Democrat Adam Frisch conceded on Friday to Rep. Lauren Boebert (R) in the race for Colorado’s 3rd Congressional District, saying that an expected recount was unlikely to change the outcome of the election. 

In a video call with reporters, Frisch said that he had called Boebert to offer his concession. He said that while the race appeared to be headed for a mandatory recount, “the likelihood of this recount changing more than a handful of votes is very small.”

“We are not asking for this recount. It is one that the citizens of Colorado mandate through our election system,” he said, telling supporters not to donate to his campaign for the recount effort. 

“Please save your money for your groceries, your rent, your children,” he said.

In his remarks, Frisch, a former Aspen city councilman, said he was proud of the campaign he had run in a district that former President Trump carried just two years ago. But he also criticized his own party for eroding “the trust of rural Americans.”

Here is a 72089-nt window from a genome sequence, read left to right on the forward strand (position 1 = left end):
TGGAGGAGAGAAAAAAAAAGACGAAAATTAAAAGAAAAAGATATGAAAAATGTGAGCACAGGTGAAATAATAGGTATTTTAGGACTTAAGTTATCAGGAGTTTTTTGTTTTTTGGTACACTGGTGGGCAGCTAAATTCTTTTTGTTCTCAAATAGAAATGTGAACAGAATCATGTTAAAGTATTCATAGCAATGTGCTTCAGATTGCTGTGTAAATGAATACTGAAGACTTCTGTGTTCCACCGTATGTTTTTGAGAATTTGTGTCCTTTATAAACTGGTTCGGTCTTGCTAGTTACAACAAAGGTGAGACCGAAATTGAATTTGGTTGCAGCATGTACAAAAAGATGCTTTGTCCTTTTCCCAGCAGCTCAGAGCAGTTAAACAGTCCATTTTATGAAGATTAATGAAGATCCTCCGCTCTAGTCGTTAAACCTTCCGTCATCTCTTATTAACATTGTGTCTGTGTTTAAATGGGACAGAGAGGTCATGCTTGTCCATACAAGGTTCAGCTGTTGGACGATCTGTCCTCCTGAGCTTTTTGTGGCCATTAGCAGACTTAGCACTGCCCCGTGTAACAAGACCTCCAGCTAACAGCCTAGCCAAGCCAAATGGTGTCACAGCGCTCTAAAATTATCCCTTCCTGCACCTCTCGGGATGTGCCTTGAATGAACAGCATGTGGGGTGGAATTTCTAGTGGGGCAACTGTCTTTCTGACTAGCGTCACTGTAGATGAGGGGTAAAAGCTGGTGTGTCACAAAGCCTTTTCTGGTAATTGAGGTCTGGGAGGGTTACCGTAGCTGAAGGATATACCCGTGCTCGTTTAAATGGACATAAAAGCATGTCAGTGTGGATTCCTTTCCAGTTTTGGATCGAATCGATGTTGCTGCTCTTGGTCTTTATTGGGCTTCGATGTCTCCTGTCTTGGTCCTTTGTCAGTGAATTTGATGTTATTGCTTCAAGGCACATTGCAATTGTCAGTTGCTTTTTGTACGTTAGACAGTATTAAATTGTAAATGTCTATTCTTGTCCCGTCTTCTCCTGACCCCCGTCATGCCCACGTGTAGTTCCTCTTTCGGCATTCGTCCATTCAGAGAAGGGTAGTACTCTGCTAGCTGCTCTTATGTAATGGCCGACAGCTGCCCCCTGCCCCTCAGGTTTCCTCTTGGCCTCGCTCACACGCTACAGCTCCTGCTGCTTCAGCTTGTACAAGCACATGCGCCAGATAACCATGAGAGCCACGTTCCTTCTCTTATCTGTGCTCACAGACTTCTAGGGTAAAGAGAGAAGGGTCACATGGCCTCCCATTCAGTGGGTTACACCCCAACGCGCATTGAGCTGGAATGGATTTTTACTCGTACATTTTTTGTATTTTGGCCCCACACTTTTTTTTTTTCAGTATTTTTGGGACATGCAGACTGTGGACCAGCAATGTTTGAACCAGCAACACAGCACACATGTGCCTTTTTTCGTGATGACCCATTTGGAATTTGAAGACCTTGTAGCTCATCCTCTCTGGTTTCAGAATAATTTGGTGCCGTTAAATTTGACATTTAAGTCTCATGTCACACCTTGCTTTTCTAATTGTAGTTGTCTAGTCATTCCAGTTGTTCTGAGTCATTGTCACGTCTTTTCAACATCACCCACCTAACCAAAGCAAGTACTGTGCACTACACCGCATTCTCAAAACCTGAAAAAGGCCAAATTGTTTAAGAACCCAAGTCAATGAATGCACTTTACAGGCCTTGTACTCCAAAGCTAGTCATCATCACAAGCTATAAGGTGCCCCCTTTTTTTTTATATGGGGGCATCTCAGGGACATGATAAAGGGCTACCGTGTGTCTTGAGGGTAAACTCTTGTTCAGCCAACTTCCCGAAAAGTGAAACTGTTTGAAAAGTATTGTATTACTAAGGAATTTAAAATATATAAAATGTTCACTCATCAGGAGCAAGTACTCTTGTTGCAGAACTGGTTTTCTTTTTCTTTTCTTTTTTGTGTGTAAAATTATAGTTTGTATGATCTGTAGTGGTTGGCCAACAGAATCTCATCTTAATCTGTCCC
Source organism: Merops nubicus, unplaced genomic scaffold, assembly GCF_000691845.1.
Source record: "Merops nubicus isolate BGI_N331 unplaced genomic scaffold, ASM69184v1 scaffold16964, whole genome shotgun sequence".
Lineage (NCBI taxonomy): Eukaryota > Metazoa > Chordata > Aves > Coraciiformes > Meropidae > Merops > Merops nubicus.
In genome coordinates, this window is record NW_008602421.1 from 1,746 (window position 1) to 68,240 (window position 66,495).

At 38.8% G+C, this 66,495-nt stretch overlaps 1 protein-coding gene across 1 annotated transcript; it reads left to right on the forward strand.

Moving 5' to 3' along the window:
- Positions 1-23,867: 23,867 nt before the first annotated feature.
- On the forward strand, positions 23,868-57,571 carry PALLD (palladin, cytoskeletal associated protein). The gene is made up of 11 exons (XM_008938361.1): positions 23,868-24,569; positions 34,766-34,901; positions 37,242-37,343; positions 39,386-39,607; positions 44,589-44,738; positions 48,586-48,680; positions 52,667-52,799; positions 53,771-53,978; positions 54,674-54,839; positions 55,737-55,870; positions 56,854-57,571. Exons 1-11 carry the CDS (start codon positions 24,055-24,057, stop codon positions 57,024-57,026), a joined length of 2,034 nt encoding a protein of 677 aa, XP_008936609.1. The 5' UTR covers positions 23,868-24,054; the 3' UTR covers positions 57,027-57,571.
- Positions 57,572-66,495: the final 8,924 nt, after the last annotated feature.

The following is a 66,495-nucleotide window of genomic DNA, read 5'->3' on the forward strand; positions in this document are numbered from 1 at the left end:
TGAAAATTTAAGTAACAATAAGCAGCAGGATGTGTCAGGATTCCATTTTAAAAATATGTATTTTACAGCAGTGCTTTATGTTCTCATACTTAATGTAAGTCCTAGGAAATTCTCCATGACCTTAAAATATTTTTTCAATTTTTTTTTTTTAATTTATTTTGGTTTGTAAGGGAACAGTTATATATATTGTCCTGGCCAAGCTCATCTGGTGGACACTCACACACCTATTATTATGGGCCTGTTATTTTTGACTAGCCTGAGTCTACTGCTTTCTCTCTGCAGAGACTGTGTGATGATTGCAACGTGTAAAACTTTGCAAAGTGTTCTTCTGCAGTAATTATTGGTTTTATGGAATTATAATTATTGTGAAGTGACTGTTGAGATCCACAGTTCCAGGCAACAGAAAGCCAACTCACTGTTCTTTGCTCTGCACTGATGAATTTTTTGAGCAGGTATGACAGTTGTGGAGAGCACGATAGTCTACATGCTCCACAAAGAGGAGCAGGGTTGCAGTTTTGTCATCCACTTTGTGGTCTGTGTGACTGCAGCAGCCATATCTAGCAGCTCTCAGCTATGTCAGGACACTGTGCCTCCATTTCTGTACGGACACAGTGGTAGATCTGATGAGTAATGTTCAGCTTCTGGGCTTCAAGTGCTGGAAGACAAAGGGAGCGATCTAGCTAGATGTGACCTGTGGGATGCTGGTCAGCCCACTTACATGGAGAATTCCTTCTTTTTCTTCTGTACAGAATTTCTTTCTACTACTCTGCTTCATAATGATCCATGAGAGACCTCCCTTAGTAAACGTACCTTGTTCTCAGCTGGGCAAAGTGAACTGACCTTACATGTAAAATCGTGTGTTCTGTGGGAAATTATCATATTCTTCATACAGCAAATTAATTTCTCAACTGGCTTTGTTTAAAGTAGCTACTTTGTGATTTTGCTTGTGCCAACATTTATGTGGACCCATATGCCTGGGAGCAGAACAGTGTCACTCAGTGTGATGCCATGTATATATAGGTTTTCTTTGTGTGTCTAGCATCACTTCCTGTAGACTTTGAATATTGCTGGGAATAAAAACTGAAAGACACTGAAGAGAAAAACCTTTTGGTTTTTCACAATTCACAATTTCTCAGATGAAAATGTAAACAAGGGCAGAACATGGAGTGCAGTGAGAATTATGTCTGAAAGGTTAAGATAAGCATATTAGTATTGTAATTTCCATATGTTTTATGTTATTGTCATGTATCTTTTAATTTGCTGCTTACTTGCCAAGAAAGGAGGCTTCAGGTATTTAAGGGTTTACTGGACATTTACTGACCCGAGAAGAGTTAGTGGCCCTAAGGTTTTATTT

“Democrats have abandoned rural America and working-class America for the last many years,” he said. “Republicans have had a monopoly over the backbone of this country.”

The race for Colorado’s 3rd District appeared headed for a recount late Thursday and early Friday, with the latest vote totals showing Boebert leading Frisch by just 0.16 percentage points, or 551 votes. 

Under state law, an automatic recount is triggered if the margin in a race is half a percentage point or less of the top vote-getter’s total. Once the recount begins, it could delay the final outcome of the race for days or possibly even weeks.

While that recount still appears likely to happen, Frisch’s concession effectively brings the race to a close, setting Boebert up for a second term in the House.

Republicans captured the House majority this week, winning the 218 seats needed to take control of the lower chamber. Still, the GOP is poised to have a much smaller majority than Republicans had hoped for after Democrats over performed in a number of key races.